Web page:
Artist and activist Manuel Oliver, father of Marjory Stoneman Douglas High School shooting victim Joaquin Oliver, will go onstage at advertising’s biggest event Friday to ask brands and agencies to work together to drive meaningful change around gun reform.
Alongside him as he addresses the audience at the Cannes Lions International Festival of Creativity will be a 3D-printed likeness of his son. Luis Miguel Messianu, creative chairman and CEO of Alma, will introduce and moderate the event. Alma worked with Change the Ref, the gun reform nonprofit started by Manuel and his wife Patricia, on a 2018 campaign called “Guac is Back” that introduced the 3D likeness. Alma, which won a Print and Publishing Bronze Lion for a campaign that showcases gun violence statistics of Florida compared to other states, will present a 15-minute documentary on the campaign before Oliver takes the stage.
Oliver views the event as an opportunity to present his message “on the right stage, in front of the right people,” addressing large brands and agencies. “Basically, my goal here is to promote this trifecta between agencies, a good cause—in my case, fighting gun violence—and a brand,” Oliver told Adweek.
“Brands are going to be able to get involved in a new way of advertising,” he said. “I think that we’ve reached a point where people are going to really listen to our message. Everything is about communicating in the best possible way and there’s no better way to communicate than through advertising.”
Since an appearance by students from Marjory Stoneman Douglas High School at the 4A’s Accelerate conference in Miami, the ad industry has supported Change the Ref with a number of initiatives. In addition to Alma’s efforts, the group has partnered with FCB Health Network’s Area 23 on Posts Into Letters, an initiative transforming social media posts into letters to Congress written in Joaquin Oliver’s handwriting; a recent reimagining of children’s game Operation as Impossible Operation; MullenLowe and The One Club for Creativity’s Fight Gunfire With Fire that harnessed ad students’ ideas to transform McCann’s “Fearless Girl” into “#FearfulGirl” with a bulletproof vest; and creating a “Museum of Incomplete.” Change the Ref also worked with the Giffords Organization and a group of Texas creatives on another 3D sculpture called “The Last Lockdown.”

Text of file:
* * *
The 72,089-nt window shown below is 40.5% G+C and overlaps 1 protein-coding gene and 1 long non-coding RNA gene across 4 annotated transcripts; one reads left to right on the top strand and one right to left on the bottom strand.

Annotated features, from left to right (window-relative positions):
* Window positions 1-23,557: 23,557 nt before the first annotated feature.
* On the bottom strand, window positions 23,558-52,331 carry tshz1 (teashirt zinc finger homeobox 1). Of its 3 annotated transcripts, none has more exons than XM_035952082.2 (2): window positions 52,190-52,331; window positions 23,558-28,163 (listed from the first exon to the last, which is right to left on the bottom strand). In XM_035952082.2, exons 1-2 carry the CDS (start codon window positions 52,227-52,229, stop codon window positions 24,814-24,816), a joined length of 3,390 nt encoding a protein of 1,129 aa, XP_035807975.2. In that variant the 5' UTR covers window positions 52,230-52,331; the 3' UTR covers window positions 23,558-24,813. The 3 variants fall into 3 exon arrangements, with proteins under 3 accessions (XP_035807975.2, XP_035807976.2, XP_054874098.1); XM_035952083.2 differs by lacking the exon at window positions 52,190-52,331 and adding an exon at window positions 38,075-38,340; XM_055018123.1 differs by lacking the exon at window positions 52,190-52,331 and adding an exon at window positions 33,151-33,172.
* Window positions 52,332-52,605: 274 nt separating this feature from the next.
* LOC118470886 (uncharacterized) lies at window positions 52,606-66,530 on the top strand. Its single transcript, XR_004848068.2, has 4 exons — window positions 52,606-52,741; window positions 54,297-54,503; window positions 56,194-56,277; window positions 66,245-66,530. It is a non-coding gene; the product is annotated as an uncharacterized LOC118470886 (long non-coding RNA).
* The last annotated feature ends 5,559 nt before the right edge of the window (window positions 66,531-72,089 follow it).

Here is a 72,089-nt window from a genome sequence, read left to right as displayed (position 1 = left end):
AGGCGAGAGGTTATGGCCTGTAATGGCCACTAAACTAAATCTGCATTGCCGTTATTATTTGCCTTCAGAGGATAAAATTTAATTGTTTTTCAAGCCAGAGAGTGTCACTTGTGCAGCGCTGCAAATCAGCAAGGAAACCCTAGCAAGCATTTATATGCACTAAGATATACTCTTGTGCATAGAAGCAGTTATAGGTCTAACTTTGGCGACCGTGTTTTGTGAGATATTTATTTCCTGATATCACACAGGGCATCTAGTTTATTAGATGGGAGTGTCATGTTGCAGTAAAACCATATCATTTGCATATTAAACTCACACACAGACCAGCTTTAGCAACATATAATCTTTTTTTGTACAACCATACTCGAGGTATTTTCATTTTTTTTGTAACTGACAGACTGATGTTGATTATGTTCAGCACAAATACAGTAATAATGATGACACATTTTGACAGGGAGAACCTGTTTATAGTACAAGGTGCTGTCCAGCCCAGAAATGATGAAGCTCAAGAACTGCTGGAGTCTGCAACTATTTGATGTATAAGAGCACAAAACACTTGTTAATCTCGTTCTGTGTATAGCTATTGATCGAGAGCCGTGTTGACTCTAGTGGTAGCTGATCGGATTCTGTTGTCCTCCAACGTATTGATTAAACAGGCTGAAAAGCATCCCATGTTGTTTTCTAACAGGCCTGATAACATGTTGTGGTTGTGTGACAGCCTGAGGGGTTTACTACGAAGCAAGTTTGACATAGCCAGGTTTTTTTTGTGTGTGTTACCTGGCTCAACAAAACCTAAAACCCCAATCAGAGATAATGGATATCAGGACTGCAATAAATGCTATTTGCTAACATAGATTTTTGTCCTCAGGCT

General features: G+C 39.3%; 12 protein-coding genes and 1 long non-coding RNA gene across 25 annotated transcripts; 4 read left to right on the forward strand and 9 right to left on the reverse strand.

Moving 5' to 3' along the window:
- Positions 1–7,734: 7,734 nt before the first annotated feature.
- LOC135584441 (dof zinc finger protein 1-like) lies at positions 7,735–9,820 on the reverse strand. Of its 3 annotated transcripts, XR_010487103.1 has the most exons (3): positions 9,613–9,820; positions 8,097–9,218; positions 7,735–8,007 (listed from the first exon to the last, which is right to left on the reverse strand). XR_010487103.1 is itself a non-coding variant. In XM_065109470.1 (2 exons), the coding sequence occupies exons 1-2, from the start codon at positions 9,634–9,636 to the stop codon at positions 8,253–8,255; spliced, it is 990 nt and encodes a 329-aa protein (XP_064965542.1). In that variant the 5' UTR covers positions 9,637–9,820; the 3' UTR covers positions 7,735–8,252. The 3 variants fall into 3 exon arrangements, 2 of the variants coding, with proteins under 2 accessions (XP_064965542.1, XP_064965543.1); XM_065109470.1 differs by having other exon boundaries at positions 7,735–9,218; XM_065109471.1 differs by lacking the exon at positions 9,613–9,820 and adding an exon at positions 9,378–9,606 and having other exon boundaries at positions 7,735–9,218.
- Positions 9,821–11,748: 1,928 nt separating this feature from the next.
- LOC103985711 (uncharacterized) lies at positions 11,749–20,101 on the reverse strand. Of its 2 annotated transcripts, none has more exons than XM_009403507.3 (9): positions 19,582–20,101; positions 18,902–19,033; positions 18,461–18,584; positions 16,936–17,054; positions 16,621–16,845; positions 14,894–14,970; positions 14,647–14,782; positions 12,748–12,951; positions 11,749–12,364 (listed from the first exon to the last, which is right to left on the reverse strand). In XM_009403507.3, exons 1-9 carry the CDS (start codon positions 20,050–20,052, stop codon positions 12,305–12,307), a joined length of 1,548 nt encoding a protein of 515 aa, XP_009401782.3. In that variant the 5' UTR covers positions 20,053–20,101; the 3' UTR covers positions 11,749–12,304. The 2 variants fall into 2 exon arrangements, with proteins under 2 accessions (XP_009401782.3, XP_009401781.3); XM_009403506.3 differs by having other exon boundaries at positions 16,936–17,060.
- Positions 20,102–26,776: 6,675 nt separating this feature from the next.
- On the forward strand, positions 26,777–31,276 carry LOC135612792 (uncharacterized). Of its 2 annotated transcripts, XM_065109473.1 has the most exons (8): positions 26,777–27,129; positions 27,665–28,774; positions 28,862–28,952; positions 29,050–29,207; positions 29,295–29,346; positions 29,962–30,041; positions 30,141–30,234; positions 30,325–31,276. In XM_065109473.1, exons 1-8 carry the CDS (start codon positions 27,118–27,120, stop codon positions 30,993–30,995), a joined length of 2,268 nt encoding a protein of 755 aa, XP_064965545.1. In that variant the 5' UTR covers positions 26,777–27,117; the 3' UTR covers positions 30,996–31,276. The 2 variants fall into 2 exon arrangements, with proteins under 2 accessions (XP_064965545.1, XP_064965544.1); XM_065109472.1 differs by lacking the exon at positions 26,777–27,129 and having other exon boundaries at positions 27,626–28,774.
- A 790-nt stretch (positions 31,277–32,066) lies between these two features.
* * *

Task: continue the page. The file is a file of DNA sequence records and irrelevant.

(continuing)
Oliver believes he can play an instrumental role in empowering collaborations between organizations such as his and creative agencies to develop powerful campaigns through their considerable resources. Brands, in turn, will benefit from associations with causes audiences care about, or, as Oliver put it, “to show their good intentions to a community and a nation.”
This is not exactly a new phenomenon.
Budweiser used its past two Super Bowl campaigns to highlight its disaster relief and environmental efforts. And W+K’s Nike campaign featuring Colin Kapaernick saw the brand take a powerful stance by standing behind the quarterback.
“Having good intentions is not enough,” Oliver said. “But when you bring the money, when you change the social behavior, the consumer behavior, by bringing this amazing brand, that’s a big change.”
Oliver hopes the event will mark a before-and-after divide for his organization and others as brands and agencies devote time and resources to causes and envisions this collaboration working to shape social attitudes around gun violence the way attitudes have shifted toward smoking. He said he understands that finding a path to change can take time but remains optimistic that a new generation just beginning to vote will bring about progress.
“After Cannes, I want to be able to show everyone in an exponential way our message by using the power of digital media, the resources from ad agencies and the notoriety and social power of brands,” Oliver said.